A newly released study by Doctors Without Borders/Médecins Sans Frontières (MSF) stresses the need for continuous support to HIV-positive people under antiretroviral therapy (ART), including at hospital level.
The study surveyed 690 patients (aged 13 and more) admitted to Homa Bay Hospital in western Kenya between December 2014 and March 2015, and found that AIDS accounted for more than a third of admissions and 55 per cent of deaths. Half these cases were patients failing their treatment, and showing new opportunistic infections despite having started ART. MSF is presenting these results at the International Conference on AIDS and STIs in Africa (ICASA) taking place in Zimbabwe until December 4.
The study, which focuses on the inpatient population in a referral hospital during a given period of time, is consistent with MSF’s experience in other hospitals in sub-Saharan Africa. Significant rates of AIDS patients are found in wards, despite being diagnosed and started on ART at some point in their lives.
Patients on ART not being adequately followed
“At the start of MSF’s involvement in HIV/AIDS treatment in the 1990s, teams in hospitals in developing countries faced an important number of clinically-ill HIV patients, mainly because they were diagnosed and treated too late,” says Aline Niyibizi, the main investigator of the study. “Today, people continue to die of AIDS in Africa’s hospitals. While some people were never diagnosed or treated, what we are now finding is a significant share of patients whose issues following ART went unnoticed.”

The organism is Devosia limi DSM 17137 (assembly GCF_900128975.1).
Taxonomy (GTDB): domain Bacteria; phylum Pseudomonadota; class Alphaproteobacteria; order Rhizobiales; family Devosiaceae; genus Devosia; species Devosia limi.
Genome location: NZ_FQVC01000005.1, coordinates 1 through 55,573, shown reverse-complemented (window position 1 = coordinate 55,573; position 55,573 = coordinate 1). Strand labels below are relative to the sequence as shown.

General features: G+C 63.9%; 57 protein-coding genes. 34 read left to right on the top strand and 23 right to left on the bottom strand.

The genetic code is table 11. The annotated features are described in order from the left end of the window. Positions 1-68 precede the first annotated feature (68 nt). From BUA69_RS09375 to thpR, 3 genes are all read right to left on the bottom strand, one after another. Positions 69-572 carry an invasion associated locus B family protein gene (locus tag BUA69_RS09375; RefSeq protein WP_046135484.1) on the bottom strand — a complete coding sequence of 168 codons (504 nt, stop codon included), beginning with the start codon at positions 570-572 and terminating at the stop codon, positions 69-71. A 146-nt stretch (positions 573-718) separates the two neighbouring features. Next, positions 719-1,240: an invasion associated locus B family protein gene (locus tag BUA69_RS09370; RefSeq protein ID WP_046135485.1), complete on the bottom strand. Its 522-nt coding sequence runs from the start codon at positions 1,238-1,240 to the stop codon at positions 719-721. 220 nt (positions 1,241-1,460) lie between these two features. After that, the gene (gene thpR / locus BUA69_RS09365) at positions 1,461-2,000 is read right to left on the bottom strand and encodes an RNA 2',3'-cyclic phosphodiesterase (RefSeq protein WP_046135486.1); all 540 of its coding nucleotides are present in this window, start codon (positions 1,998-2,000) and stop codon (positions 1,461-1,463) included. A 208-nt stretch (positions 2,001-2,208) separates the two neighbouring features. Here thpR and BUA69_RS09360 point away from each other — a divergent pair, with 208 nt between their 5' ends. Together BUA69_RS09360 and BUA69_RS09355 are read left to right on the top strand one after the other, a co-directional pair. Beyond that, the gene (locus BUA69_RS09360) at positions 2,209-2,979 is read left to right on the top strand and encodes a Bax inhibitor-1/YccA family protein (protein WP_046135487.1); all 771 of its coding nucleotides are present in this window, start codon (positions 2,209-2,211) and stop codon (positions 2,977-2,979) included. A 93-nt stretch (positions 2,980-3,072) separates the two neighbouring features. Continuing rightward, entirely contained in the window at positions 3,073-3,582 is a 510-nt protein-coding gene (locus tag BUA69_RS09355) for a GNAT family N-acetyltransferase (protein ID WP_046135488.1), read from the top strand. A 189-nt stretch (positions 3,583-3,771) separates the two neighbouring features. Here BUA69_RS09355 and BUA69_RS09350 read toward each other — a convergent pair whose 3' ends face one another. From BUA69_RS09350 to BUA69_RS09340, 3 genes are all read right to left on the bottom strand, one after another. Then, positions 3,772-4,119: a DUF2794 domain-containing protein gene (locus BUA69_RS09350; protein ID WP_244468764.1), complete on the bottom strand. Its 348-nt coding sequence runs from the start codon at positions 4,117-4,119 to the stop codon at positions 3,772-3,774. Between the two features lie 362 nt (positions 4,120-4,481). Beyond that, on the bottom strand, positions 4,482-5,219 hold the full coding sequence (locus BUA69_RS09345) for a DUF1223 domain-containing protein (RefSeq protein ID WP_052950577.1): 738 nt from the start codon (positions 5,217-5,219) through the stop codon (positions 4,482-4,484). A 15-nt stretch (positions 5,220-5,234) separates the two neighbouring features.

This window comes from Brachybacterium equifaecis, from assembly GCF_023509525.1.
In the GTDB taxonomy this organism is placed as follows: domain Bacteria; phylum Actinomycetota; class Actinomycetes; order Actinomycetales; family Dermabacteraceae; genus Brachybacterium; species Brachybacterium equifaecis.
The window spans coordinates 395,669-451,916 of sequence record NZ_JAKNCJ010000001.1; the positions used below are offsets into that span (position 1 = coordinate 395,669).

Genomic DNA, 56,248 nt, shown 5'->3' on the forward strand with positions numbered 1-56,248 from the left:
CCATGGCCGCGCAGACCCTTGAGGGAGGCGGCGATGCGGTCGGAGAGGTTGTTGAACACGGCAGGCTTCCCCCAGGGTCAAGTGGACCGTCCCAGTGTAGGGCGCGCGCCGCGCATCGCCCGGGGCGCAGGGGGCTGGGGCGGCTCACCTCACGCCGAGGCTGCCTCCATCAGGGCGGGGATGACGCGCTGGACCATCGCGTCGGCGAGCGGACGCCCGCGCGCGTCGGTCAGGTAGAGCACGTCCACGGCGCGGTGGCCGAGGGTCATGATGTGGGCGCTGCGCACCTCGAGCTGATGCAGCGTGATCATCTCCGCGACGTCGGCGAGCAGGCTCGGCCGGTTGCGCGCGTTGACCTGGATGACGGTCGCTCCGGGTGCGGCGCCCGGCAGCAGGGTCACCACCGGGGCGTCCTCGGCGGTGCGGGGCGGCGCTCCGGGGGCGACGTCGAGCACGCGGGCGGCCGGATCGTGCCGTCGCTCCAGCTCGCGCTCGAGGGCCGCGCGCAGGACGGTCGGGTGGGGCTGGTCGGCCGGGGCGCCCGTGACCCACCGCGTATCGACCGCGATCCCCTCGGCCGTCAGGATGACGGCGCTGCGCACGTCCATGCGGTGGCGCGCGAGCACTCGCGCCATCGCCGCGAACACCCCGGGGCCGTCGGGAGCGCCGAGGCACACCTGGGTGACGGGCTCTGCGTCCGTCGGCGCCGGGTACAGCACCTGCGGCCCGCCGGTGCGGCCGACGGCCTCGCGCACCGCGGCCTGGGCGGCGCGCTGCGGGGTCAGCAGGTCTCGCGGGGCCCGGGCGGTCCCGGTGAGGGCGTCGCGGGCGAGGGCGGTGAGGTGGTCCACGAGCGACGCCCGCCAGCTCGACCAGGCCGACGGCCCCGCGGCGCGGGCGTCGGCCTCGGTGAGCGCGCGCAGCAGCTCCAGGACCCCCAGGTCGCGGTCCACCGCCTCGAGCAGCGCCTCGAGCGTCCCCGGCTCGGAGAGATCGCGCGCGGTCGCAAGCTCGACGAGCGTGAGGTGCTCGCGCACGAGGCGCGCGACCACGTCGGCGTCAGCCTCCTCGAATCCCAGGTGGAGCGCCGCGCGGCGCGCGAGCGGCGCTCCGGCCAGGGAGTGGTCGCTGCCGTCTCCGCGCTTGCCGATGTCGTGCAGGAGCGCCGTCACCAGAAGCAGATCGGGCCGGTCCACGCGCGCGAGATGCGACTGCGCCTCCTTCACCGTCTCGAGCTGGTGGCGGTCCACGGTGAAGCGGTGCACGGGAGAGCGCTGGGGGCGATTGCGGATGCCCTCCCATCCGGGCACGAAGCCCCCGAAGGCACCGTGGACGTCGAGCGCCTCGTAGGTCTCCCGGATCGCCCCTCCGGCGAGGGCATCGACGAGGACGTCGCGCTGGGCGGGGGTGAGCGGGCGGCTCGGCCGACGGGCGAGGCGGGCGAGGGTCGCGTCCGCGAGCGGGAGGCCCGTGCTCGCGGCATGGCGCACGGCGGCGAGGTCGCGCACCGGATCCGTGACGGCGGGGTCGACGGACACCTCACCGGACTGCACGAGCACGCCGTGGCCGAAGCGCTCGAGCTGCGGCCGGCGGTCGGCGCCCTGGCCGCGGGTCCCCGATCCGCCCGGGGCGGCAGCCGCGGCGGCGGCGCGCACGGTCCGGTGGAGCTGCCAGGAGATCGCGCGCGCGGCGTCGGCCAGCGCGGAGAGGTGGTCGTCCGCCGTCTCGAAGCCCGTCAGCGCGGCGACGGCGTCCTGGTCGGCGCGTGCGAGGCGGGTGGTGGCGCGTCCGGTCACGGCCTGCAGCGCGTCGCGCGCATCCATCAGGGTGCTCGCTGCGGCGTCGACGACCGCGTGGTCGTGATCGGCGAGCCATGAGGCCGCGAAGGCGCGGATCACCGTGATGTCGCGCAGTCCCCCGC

Several measures can prevent people from reaching a critical stage of treatment failure. These include appropriate counselling, starting from the moment people are diagnosed with HIV and through all steps of their life-long treatment; and access to routine viral load monitoring – the most effective tool to detect breaches in treatment. Treatments can also be made easier to follow for patients through the development of decentralized HIV care in rural health facilities.
In Homa Bay’s Ndhiwa sub-county, MSF and local health authorities are putting these measures into practice, aiming to put the epidemic under control and to reduce associated diseases and deaths. A study in 2017 will evaluate the outcomes of this program.
'Patients are being left behind'
“The huge rise in access to ART should go hand-in-hand with more patient support, better early detection of treatment failures, and greater hospital care for those HIV patients who need it. Currently, those patients are being left behind. Diagnostic capacities and clinical care in African settings often fail to address AIDS cases,” explains William Hennequin, MSF’s representative in Kenya. “At a time when new WHO recommendations dramatically increase the number of patients eligible for ART, the capacity to follow and accompany people throughout the course of their treatment — including at hospital level — is a crucial stake.”
In 2002, Homa Bay was the first place in Kenya where ARVs were available for free in public health facilities. Today, despite consistent progress, Homa Bay County continues to be an HIV “hotspot,” with one out of four adults still HIV-positive. Furthermore, a study run in 2012 by MSF and Epicentre, its epidemiological branch, showed that two people out of 100 were newly infected with HIV every year in Ndhiwa sub-county.
Since June 2014, MSF and local health authorities have been running a pilot program in Ndhiwa, aiming at curbing the HIV epidemic and reducing morbidity and mortality linked to HIV/AIDS. The program focuses on reinforcing HIV prevention, detection, treatment and care at all levels, from communities to the Homa Bay county referral hospital.